Wireless and battery-free spintronic energy harvester

(Nanowerk News) Researchers at the National University of Singapore (NUS) and Tohoku University have demonstrated that an array of electrically connected spintronic devices can harvest a 2.4 GHz wireless signal, which can be used to power and charge small electronic devices and sensors (Nature Communications, "Electrically connected spin-torque oscillators for 2.4 GHz WiFi band transmission and energy harvesting").
The researchers from NUS and Tohoku University have successfully synchronized the four electrically connected magnetic tunnel junction (MTJ), for the signal transmission at 2.4 GHz. Furthermore, the eight MTJs array was integrated with the conventional battery-free electronics to harvest a wireless signal of 2.4 GHz to a DC signal, which is used to power light emitting diodes (LED).
Schematic of the proof-of-concept demonstration of harvesting a wireless signal of 2.4 GHz using electrically-connected eight magnetic tunnel junctions
Schematic of the proof-of-concept demonstration of harvesting a wireless signal of 2.4 GHz using electrically-connected eight magnetic tunnel junctions. (Image: S.Fukami)
"This breakthrough has proven the potential of an on-chip array of the MTJs towards high-frequency applications such as wireless transmission and energy harvesting," said Professor Hyunsoo Yang of NUS, who spearheaded the project.
With the increase of Wi-Fi sources everywhere in smart cities, the radio-frequency signal primarily at 2.4 GHz becomes an abundant source of energy harvesting. The radio-frequency energy harvester captures electromagnetic waves from the wireless sources and converts them into a usable DC signal, which can be utilized for wireless charging and self-sustained smart wireless sensors.
MTJs, a representative functional device of spintronics exploiting the spin degree of freedom of electrons, has already had an enormous impact on magnetic sensors and computing memories. The MTJ is expected to find application in wireless communication systems in the form of radio-frequency generation and high-frequency rectification.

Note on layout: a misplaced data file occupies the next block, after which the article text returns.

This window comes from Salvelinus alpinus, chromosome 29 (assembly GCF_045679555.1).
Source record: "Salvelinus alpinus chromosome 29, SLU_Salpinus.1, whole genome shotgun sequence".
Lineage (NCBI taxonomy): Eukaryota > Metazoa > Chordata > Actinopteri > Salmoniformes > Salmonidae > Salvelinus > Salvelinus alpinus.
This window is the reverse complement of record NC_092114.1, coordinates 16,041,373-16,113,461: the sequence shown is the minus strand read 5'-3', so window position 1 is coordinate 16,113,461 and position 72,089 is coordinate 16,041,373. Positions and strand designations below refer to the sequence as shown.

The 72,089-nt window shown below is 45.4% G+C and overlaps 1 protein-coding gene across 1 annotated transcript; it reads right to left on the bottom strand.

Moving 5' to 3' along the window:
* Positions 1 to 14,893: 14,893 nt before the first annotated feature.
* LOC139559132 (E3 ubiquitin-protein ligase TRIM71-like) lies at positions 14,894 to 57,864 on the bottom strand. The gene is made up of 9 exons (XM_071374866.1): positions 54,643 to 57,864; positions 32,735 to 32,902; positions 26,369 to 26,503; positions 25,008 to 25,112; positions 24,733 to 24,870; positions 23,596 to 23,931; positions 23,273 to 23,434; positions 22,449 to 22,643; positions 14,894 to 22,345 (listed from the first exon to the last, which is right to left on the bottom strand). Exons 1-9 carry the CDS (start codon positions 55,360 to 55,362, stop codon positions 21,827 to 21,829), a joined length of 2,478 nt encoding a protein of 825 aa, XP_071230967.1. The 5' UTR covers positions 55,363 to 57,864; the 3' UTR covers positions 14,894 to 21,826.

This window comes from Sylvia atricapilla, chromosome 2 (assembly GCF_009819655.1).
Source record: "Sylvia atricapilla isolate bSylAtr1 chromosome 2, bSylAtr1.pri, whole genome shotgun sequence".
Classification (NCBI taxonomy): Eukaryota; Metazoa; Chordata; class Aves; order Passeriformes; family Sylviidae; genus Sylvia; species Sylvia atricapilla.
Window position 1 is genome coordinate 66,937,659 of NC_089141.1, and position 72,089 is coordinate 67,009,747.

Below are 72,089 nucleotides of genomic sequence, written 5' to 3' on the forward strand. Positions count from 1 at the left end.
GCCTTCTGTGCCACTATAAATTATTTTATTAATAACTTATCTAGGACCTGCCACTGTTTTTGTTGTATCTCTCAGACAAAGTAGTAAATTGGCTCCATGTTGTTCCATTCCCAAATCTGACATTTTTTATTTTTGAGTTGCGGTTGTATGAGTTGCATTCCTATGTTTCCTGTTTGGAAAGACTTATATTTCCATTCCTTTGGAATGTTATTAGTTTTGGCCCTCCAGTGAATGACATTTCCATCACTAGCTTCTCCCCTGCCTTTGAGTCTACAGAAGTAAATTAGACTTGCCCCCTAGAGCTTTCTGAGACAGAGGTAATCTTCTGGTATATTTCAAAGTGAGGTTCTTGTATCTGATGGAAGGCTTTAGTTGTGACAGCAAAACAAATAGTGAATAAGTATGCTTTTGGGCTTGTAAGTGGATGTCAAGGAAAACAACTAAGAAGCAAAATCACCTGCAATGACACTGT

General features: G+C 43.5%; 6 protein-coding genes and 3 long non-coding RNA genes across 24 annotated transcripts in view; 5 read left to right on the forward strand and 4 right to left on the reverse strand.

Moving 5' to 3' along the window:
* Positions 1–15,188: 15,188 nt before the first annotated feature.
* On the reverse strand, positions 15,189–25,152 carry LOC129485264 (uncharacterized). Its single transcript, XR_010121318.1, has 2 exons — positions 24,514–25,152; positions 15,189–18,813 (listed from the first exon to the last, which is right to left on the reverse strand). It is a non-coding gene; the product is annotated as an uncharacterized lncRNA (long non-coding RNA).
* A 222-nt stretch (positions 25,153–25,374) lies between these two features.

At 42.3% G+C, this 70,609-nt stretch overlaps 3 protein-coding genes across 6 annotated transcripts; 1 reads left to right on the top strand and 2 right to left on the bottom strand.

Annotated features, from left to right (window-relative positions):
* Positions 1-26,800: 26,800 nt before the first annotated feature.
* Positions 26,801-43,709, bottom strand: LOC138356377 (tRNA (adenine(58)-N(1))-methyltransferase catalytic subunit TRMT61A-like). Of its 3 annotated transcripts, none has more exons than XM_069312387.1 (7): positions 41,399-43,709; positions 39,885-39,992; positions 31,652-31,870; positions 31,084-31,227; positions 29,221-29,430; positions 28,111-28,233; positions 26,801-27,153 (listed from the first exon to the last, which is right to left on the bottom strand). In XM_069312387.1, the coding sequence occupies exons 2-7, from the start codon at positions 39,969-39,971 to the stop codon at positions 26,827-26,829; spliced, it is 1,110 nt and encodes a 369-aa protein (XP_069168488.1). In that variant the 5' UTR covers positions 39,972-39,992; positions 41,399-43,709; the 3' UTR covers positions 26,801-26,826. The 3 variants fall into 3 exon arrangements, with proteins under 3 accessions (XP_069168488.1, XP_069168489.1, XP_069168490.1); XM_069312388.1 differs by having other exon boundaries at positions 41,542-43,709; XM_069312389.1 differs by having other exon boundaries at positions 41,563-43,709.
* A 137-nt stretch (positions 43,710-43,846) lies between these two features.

However, the commercial viability of high-frequency MTJs is hindered due to a typically low output power (nW) and broad linewidth (MHz). Mutual synchronization of multiple MTJs is one way to overcome this problem. However, an effective pathway to synchronize the MTJs at the Wi-Fi bandwidth has not been clear until now.
The researchers overcame this challenge by developing MTJs with canted anisotropy that can be electrically synchronized at a GHz-range using a single DC source. The MTJs were fabricated by Shunsuke Fukami's team at Tohoku University and the integration and measurement were performed by Hyunsoo Yang's team at NUS. They found an efficient scheme to convert rf signal to DC at zero bias and zero magnetic field. Using this advantage, the rectified response of eight connected STOs in series is integrated with the conventional battery-free electronics to light up a 1.6 V LED.
This work opens a new avenue to realize wireless and battery-free sensors and processors. Enhancing the MTJ performance and increasing the number of MTJs are expected to make this technology useful in the new paradigm of IoT societies, where many more "things" can communicate via the Internet.
Source: Tohoku University
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